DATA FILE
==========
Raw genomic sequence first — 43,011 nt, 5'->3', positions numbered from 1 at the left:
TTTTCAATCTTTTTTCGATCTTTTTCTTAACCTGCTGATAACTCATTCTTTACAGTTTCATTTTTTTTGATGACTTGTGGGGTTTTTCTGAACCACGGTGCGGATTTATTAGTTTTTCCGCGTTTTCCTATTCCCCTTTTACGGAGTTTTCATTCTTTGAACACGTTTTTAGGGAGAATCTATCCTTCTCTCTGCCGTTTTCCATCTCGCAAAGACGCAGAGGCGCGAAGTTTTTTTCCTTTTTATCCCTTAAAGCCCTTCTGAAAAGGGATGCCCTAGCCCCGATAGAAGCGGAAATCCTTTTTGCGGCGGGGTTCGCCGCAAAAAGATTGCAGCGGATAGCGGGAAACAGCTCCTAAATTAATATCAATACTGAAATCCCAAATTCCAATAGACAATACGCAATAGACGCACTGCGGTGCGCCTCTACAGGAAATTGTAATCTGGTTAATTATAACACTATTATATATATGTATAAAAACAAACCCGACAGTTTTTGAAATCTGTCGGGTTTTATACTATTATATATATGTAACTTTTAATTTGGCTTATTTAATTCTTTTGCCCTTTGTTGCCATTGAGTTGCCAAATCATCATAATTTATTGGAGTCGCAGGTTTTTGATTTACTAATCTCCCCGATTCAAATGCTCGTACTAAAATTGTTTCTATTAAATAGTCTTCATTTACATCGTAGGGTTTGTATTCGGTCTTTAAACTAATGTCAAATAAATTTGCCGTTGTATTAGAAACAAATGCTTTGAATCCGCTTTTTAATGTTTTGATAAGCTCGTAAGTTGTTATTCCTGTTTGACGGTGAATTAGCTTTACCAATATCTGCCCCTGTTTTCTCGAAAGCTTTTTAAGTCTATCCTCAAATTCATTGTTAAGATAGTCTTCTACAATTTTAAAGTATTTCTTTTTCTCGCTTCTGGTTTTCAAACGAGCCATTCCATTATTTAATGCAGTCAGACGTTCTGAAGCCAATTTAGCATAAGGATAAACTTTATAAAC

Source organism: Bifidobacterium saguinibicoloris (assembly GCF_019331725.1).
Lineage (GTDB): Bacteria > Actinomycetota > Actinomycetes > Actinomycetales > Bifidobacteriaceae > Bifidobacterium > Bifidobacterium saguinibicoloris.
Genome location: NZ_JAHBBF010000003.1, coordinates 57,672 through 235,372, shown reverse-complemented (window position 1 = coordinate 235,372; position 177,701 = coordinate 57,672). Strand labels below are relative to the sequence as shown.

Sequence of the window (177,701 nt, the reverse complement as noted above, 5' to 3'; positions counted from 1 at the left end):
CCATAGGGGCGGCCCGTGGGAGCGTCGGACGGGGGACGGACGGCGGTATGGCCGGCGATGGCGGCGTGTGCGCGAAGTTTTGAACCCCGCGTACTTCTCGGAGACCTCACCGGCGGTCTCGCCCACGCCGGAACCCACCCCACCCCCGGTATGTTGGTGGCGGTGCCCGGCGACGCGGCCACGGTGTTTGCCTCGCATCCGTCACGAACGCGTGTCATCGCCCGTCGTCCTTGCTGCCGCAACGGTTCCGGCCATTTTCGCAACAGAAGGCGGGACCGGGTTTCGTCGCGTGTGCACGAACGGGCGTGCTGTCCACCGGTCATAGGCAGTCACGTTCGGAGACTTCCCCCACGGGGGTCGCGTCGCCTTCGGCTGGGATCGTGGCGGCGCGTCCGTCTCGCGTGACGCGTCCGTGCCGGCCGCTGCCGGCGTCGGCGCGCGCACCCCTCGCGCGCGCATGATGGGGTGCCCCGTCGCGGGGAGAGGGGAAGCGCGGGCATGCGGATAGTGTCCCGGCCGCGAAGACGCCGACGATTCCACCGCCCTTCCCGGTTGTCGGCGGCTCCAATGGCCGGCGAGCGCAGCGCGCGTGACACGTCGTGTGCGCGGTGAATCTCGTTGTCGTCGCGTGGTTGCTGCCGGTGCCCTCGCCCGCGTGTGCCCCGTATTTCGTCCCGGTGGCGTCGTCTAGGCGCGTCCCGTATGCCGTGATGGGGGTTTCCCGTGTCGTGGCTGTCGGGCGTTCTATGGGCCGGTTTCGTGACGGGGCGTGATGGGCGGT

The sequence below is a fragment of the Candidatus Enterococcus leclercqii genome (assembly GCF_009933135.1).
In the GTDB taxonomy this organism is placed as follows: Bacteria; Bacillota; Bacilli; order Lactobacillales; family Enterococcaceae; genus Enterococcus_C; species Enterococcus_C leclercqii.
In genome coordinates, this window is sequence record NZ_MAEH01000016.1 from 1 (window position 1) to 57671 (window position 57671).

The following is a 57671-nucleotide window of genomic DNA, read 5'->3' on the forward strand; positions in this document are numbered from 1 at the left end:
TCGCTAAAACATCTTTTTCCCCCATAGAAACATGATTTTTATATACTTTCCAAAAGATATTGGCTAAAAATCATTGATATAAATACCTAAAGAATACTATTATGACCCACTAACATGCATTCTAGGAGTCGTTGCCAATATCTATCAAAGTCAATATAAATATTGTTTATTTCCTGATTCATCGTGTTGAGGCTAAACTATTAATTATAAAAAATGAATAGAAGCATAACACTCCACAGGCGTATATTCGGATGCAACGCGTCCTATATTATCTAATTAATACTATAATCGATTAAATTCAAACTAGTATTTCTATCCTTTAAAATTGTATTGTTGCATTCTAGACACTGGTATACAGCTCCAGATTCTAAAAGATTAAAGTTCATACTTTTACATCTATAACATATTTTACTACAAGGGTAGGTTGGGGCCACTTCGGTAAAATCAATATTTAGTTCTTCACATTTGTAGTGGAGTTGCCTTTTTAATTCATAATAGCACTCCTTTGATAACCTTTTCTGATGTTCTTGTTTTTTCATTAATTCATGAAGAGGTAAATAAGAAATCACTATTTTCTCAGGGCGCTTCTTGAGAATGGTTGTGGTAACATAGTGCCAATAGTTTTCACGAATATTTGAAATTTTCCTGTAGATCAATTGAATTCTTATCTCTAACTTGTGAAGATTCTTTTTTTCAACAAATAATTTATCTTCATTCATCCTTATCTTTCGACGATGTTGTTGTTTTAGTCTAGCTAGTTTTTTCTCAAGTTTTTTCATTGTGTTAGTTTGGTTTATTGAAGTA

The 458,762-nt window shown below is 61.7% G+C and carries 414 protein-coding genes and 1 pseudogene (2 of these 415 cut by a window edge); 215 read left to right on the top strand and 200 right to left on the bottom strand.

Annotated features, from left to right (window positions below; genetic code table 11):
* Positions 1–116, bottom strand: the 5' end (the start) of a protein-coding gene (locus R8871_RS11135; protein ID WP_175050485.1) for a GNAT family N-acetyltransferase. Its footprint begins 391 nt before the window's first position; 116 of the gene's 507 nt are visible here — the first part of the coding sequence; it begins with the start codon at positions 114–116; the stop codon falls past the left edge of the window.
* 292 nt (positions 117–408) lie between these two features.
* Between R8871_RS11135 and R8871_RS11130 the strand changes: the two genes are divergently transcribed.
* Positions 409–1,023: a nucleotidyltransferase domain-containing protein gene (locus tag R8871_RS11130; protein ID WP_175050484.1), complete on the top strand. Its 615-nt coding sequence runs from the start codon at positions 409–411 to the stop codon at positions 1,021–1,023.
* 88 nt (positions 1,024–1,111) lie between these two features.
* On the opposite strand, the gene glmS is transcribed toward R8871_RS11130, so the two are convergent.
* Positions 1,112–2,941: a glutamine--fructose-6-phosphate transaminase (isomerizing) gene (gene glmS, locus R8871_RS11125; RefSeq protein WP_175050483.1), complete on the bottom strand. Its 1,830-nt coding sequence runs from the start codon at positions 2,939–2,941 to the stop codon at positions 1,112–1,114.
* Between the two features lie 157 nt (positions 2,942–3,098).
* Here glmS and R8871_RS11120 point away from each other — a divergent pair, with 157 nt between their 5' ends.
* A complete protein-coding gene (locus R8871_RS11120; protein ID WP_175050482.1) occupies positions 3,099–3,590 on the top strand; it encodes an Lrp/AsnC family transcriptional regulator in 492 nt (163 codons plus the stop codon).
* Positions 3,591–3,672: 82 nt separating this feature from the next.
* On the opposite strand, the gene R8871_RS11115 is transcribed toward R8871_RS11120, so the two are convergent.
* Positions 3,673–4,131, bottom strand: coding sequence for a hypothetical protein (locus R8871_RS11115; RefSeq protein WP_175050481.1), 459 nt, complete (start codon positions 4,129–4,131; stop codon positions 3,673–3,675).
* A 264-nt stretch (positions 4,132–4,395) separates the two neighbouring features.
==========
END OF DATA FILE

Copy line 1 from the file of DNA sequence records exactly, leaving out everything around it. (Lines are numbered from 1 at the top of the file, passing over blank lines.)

Raw genomic sequence first — 43,011 nt, 5'->3', positions numbered from 1 at the left: